Five Ten Canyoneers have been a staple shoe for those wanting rock solid footwear for the river. The Canyoneer boot has been through two previous incarnations, and now a third has been released.
Previous versions of the boot were not exactly known for longevity! A common complaint was the sole coming away from the upper after only a short period of use. Can this new version of the Canyoneer solve such issues?
In 2011 Five Ten was acquired by Adidas Group. Many will be aware that Adidas are the main sponsors of the Sickline extreme creek race event in Austria. They often sold limited edition creek boots there with the Adidas brand name, and they bore a marked resemblance to this new version of the Canyoneer. If this is indeed the same boot then we can assume that it has been tested extensively by the Adidas athletes for quite some time, which should hopefully bode well for their construction quality. Five Ten make claim to have tackled the delamination issues of previous versions specifically.
The new version of the Canonyeer boot is markedly different from the previous one. Gone are the velcro straps and in come laces to replace them. The lacing system of the new boot is quite well thought out. Once the laces are tightened they occupy only a very narrow channel in order to reduce any chances of snagging. The remainder of the laces can then be tucked into a built in pocket at the top of the lace run, to further reduce the snag hazard.
The tread lugs have been redesigned and are deeper for more grip, while the outer material of the top part of the shoe isa combination of smooth rubberised plastic and fabric mesh. This should not only offer an improved construction, but gives the boot a nice streamlined look, too.
Inside the boot you will again find a smooth rubber sole. This is a great move because it drastically reduces the chances of the boot developing any acrid smells!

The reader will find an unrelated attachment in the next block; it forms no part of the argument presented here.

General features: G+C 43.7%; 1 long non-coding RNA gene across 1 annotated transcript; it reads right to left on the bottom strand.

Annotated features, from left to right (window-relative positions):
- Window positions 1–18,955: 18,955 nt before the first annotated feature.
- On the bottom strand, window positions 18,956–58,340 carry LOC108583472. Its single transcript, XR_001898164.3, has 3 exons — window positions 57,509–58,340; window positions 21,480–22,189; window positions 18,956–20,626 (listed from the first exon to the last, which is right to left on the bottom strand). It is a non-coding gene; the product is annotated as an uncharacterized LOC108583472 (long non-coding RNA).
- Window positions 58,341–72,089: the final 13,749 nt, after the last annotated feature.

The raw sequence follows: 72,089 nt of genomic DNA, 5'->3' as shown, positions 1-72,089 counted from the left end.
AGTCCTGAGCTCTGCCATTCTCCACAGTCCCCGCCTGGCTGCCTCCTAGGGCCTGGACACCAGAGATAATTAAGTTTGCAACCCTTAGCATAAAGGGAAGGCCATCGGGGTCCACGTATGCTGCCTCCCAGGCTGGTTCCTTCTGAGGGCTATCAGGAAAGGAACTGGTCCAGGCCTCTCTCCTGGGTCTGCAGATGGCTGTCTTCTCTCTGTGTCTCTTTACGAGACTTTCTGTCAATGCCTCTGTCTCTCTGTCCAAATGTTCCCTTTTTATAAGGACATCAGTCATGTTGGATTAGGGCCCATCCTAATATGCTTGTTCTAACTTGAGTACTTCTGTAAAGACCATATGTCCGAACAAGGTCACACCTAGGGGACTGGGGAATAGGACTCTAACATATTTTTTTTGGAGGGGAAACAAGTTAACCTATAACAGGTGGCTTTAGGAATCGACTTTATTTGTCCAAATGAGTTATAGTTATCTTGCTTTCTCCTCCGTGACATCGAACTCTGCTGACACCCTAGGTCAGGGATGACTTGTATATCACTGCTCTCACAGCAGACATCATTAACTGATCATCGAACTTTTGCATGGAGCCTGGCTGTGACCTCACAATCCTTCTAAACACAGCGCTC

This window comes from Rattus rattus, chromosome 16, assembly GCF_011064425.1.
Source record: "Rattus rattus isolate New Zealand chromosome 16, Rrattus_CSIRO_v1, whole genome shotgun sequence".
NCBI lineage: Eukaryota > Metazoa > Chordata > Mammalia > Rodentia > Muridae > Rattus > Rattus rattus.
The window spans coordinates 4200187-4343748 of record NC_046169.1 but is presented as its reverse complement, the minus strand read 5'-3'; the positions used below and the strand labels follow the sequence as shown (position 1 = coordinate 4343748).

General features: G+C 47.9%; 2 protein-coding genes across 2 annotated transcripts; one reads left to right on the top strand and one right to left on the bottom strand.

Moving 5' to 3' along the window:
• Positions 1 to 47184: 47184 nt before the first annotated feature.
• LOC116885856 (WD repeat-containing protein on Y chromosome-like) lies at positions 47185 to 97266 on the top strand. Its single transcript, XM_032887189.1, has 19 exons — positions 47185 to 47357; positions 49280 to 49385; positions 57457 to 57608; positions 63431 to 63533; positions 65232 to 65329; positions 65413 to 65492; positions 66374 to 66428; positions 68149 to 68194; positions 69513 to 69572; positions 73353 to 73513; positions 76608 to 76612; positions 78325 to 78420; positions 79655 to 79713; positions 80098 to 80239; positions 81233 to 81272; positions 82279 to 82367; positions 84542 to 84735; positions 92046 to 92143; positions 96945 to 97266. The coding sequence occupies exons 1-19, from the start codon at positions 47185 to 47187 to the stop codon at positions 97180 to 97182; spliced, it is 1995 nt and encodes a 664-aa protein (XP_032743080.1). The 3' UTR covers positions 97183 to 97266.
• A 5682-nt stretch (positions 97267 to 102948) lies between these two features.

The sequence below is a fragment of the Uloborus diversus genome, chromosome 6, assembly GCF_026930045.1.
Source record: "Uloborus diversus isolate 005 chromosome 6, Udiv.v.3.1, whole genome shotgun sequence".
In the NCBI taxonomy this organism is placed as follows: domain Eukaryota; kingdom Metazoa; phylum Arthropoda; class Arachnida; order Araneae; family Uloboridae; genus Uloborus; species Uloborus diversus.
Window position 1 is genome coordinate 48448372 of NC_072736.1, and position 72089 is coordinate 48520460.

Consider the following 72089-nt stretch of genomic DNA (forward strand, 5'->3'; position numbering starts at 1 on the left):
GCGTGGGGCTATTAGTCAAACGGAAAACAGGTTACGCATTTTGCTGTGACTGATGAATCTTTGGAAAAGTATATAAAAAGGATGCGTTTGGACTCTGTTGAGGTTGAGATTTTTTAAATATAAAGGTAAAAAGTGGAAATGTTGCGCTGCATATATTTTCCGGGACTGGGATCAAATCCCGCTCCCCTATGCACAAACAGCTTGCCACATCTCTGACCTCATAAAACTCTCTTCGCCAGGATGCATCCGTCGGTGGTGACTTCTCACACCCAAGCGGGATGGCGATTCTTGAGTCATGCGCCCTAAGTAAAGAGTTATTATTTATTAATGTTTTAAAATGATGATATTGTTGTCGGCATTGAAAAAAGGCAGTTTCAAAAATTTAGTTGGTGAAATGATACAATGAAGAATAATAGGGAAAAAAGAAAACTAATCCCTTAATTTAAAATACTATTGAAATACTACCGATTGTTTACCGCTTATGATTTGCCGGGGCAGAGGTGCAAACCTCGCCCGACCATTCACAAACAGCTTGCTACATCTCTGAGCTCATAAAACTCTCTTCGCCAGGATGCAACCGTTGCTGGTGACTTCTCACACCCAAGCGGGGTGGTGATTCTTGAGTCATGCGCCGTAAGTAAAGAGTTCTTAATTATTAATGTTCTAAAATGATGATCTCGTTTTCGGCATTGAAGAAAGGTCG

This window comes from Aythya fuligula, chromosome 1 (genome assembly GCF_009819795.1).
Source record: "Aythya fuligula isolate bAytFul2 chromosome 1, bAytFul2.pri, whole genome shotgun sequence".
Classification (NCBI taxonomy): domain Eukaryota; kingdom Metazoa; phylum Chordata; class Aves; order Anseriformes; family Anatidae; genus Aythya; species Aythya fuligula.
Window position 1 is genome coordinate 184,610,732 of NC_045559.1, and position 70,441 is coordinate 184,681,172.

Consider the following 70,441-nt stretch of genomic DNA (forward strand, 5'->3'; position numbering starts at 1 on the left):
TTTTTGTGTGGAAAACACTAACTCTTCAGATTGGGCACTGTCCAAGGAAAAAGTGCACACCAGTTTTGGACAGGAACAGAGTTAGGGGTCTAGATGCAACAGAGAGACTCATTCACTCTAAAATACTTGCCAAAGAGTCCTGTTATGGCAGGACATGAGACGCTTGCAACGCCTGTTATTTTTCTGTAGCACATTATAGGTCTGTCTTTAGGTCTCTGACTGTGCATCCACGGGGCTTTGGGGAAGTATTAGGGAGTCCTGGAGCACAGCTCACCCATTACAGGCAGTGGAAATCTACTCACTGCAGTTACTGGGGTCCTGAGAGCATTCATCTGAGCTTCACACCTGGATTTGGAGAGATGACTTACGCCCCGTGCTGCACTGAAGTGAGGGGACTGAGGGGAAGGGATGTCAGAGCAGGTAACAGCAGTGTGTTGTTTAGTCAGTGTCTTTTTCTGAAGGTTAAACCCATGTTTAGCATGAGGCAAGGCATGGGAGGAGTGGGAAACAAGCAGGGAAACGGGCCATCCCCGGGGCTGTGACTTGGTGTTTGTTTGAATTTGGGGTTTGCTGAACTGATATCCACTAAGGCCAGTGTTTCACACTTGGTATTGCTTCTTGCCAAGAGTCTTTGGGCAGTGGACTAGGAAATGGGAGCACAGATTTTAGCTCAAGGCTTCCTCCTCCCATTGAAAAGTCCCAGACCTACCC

The Canyoneer 3 is comfortable on the feet. It doesn’t feel too heavy and clompy while walking around, and the laces are smooth to do up, and easy to create a good tightness with. The stow away mesh pocket to prevent snagging works well, too. The construction feels very solid, although time will tell as to how well the design improvements in this regard will work.
The rubber material that has been used for much of the construction, including the inside sole, makes cleaning easy. A quick hosedown and the mud and dirt falls off easily. The use of minimal clothy material with no neoprene should hopefully mean that they will stay without smell much more easily than other boots.
Grip during walking on slippery surfaces was good. Perhaps the rubber on the tread could be softer, although this would mean a higher wear rate.
Try before you buy
The new Canyoneers are clearly an improvement on previous versions, however if you are considering a pair you should be mindful of their size. Canyoneers are not flexible like neoprene boots or softer creek shoes such as the now discontinued Teva Cherrybombs. So I would highly recommend, no insist that you try a pair while sitting in your boat. In my Veloc and size 8.5 feet I really had to wedge my feet in.
The Canyoneer 3 does appear to be a decent improvement on the previous incarnations of this boot. It has a good set of features, and should hopefully last a decent amount of time.
At an RRP of £125 these are not an inexpensive purchase, although Canoe & Kayak Store who kindly supplied the shoes for review are currently selling them for £109.95.